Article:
Continuity of carer 

The Better Births review recommends that there is a continuity of carer throughout pregnancy, birth, and postnatally. Every mother should have a midwife who is part of a small team who can provide continuity throughout the pregnancy, birth, and postnatally. Midwives should liaise closely with other services to ensure care is joined up.[5] The positive impact this has on mother’s is demonstrated by some of the comments from the survey

“Seeing and speaking to the same midwife every appointment really makes a difference.”

“I couldn’t praise my midwife anymore. I had the same midwife for all my appointments from my first appointment to birth and post-natal. This was a dramatically more positive experience than with my first daughter.”

As the table below shows, in 2021, we observed significant increases in the percentage of mothers who reported that they saw the same midwife during their antenatal care, labour and birth, and postnatal care. However, the majority of mothers still did not see the same midwife throughout the maternity pathway. 

Maternity Survey 2021 table

 Across all other questions in the Maternity Survey on continuity of carer, there have been significant increases in 2021 of mothers receiving care from the same professionals.[6] Standards in continuity of carer were strongest during antenatal care with 28% of mothers seeing the same midwife every time. In the context of the pandemic, we feel it is quite commendable to demonstrate improvements in this area. However, with 58% of mothers not seeing the same midwives in their postnatal care who had also been involved in their labour and antenatal care, the majority of mothers are still not receiving continuity of carer as recommended in the Better Births review.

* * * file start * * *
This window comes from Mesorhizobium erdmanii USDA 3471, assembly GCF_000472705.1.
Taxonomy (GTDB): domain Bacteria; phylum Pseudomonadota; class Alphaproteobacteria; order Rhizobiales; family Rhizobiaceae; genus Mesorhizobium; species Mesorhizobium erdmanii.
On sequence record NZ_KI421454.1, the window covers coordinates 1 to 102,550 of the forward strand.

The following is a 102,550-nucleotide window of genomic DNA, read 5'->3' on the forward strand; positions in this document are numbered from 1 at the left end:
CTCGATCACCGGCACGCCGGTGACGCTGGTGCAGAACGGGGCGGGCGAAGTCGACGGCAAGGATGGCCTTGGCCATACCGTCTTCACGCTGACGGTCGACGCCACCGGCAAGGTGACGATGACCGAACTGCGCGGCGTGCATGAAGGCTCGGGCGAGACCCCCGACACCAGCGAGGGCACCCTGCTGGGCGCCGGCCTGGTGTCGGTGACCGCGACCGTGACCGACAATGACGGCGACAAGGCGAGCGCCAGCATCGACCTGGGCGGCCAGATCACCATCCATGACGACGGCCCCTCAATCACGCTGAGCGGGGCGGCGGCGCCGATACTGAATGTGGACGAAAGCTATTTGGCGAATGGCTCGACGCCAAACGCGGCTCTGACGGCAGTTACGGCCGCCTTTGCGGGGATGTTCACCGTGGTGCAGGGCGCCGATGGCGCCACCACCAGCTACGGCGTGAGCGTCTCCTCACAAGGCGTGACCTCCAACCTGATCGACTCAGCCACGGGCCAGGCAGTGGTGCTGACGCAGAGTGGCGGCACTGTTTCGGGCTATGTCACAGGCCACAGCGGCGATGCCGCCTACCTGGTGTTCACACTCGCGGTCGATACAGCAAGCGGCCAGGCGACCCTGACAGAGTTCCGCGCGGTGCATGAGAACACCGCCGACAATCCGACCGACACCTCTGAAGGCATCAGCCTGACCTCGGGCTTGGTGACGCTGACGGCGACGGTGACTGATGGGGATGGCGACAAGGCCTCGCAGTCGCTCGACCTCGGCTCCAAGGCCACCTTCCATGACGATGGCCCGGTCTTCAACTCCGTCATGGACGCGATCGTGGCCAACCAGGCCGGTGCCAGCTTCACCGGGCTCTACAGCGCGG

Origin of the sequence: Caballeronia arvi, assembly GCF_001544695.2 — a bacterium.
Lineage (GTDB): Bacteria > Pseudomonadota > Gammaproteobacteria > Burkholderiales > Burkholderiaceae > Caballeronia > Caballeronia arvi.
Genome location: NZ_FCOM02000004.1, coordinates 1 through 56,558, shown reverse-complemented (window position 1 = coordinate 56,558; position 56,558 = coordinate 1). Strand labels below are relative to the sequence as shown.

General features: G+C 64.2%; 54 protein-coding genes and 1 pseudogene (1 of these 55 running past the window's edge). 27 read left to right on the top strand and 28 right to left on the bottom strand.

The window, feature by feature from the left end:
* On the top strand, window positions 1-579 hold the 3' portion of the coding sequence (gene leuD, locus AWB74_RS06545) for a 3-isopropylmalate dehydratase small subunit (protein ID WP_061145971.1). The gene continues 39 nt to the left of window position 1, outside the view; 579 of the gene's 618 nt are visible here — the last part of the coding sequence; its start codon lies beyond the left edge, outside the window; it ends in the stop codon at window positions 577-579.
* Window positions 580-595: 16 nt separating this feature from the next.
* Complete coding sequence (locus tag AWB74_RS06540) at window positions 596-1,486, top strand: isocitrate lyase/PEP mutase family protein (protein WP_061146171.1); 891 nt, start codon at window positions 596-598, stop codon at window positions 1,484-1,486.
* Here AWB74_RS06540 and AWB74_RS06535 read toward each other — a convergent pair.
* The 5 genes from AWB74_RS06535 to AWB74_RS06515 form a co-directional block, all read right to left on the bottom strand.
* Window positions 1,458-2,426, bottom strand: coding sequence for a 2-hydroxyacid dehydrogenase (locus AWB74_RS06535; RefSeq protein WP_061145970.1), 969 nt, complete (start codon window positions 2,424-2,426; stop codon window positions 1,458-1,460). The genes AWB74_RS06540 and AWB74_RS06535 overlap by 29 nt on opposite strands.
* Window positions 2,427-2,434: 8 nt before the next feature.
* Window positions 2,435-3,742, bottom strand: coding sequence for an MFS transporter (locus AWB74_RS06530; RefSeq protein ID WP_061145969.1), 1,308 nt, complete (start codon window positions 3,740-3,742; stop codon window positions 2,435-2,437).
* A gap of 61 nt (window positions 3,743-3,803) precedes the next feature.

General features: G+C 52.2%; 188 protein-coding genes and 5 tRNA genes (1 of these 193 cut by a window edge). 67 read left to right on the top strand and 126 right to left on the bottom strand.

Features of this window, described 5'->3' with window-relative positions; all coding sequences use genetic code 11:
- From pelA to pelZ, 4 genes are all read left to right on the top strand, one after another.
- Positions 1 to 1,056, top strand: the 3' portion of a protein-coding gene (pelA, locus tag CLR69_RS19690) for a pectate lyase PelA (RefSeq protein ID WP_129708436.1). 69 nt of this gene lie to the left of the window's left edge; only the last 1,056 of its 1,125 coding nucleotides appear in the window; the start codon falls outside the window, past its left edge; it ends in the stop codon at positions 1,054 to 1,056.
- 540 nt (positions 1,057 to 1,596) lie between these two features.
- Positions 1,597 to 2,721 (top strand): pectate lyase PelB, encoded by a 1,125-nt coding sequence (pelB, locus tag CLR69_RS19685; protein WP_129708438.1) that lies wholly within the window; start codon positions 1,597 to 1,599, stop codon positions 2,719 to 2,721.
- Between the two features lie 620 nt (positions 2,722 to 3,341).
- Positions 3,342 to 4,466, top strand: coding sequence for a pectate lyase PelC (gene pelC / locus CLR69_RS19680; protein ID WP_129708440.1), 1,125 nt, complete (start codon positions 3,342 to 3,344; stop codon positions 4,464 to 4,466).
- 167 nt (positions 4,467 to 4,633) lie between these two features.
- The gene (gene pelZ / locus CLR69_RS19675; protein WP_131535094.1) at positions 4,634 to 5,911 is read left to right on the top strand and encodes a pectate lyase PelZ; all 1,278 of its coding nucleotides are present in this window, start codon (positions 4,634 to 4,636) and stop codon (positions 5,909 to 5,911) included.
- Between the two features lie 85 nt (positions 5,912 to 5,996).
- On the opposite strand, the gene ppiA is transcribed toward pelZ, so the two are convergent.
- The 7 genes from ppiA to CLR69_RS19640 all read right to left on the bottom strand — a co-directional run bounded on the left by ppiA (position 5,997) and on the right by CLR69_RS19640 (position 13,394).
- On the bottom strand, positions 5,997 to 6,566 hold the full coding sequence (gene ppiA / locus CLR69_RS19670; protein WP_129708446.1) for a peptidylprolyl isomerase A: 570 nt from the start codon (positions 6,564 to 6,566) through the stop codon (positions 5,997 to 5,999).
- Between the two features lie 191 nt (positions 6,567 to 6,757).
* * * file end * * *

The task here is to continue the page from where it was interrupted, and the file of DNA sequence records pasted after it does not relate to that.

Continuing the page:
High ranking mental health support scores

The Royal College of Psychiatrists state that one in five mothers experience mental health challenges during pregnancy or after the birth.[7] The Better Births review recommends better postnatal and perinatal mental health care. The Maternity Survey 2021 shows services have performed well in supporting mothers’ mental wellbeing. Over nine out of 10 mothers were asked about their mental health during their antenatal and postnatal check-ups, and more than eight in 10 mothers felt that they were given enough support for their mental health during their pregnancy. 

“All staff that looked after me at every point of my journey were understanding of my mental health condition. They took excellent care of me. Any issues were addressed speedily. Really impressed with the service, especially during covid restrictions.”